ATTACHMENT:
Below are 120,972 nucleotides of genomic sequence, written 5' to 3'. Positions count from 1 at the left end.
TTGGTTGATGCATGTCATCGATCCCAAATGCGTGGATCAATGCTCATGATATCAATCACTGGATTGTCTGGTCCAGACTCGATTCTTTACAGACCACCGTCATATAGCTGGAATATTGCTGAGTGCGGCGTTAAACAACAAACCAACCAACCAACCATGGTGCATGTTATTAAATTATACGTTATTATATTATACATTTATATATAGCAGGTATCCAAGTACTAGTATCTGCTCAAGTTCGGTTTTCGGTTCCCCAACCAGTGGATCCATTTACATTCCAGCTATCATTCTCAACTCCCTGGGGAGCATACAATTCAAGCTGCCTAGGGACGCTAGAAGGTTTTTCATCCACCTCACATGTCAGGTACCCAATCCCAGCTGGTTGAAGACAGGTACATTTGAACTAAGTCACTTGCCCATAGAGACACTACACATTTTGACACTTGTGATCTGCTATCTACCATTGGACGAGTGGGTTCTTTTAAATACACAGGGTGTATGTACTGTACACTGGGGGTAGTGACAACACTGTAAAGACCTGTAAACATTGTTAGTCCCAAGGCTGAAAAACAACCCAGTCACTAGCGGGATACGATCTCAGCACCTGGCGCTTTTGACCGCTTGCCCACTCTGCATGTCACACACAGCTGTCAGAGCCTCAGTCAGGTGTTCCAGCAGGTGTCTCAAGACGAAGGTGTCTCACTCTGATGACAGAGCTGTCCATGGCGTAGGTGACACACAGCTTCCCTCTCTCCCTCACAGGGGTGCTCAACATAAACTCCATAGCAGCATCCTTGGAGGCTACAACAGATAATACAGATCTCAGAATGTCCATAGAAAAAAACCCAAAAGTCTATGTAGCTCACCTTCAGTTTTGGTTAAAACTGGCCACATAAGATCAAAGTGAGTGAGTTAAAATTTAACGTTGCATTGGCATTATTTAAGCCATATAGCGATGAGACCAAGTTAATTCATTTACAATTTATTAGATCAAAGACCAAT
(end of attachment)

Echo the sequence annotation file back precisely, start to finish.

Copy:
Below are 120,972 nucleotides of genomic sequence, written 5' to 3'. Positions count from 1 at the left end.
TTGGTTGATGCATGTCATCGATCCCAAATGCGTGGATCAATGCTCATGATATCAATCACTGGATTGTCTGGTCCAGACTCGATTCTTTACAGACCACCGTCATATAGCTGGAATATTGCTGAGTGCGGCGTTAAACAACAAACCAACCAACCAACCATGGTGCATGTTATTAAATTATACGTTATTATATTATACATTTATATATAGCAGGTATCCAAGTACTAGTATCTGCTCAAGTTCGGTTTTCGGTTCCCCAACCAGTGGATCCATTTACATTCCAGCTATCATTCTCAACTCCCTGGGGAGCATACAATTCAAGCTGCCTAGGGACGCTAGAAGGTTTTTCATCCACCTCACATGTCAGGTACCCAATCCCAGCTGGTTGAAGACAGGTACATTTGAACTAAGTCACTTGCCCATAGAGACACTACACATTTTGACACTTGTGATCTGCTATCTACCATTGGACGAGTGGGTTCTTTTAAATACACAGGGTGTATGTACTGTACACTGGGGGTAGTGACAACACTGTAAAGACCTGTAAACATTGTTAGTCCCAAGGCTGAAAAACAACCCAGTCACTAGCGGGATACGATCTCAGCACCTGGCGCTTTTGACCGCTTGCCCACTCTGCATGTCACACACAGCTGTCAGAGCCTCAGTCAGGTGTTCCAGCAGGTGTCTCAAGACGAAGGTGTCTCACTCTGATGACAGAGCTGTCCATGGCGTAGGTGACACACAGCTTCCCTCTCTCCCTCACAGGGGTGCTCAACATAAACTCCATAGCAGCATCCTTGGAGGCTACAACAGATAATACAGATCTCAGAATGTCCATAGAAAAAAACCCAAAAGTCTATGTAGCTCACCTTCAGTTTTGGTTAAAACTGGCCACATAAGATCAAAGTGAGTGAGTTAAAATTTAACGTTGCATTGGCATTATTTAAGCCATATAGCGATGAGACCAAGTTAATTCATTTACAATTTATTAGATCAAAGACCAAT